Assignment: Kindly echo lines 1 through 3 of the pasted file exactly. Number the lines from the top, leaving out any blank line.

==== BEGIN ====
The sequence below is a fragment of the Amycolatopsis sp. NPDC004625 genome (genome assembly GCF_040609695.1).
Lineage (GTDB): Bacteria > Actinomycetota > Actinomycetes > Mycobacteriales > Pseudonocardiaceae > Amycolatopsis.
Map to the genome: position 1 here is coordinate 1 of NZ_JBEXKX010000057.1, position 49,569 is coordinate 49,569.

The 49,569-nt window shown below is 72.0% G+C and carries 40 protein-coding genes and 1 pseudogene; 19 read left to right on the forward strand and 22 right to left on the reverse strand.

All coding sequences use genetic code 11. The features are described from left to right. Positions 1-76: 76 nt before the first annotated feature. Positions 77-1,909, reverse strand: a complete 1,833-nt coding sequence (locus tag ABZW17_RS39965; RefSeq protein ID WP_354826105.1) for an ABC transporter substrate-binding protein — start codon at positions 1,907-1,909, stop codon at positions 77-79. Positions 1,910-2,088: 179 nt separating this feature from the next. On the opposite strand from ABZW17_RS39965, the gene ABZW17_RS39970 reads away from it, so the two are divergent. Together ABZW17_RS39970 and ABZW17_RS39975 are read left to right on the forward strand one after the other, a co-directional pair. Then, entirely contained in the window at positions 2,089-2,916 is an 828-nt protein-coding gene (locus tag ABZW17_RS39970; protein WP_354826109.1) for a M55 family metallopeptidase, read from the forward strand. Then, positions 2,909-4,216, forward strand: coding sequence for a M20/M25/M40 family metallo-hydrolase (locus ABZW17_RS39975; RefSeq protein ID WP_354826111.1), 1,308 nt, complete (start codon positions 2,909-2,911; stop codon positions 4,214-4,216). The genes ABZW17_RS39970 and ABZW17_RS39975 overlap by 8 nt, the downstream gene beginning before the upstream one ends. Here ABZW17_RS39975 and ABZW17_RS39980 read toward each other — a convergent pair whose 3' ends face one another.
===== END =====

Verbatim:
The sequence below is a fragment of the Amycolatopsis sp. NPDC004625 genome (genome assembly GCF_040609695.1).
Lineage (GTDB): Bacteria > Actinomycetota > Actinomycetes > Mycobacteriales > Pseudonocardiaceae > Amycolatopsis.
Map to the genome: position 1 here is coordinate 1 of NZ_JBEXKX010000057.1, position 49,569 is coordinate 49,569.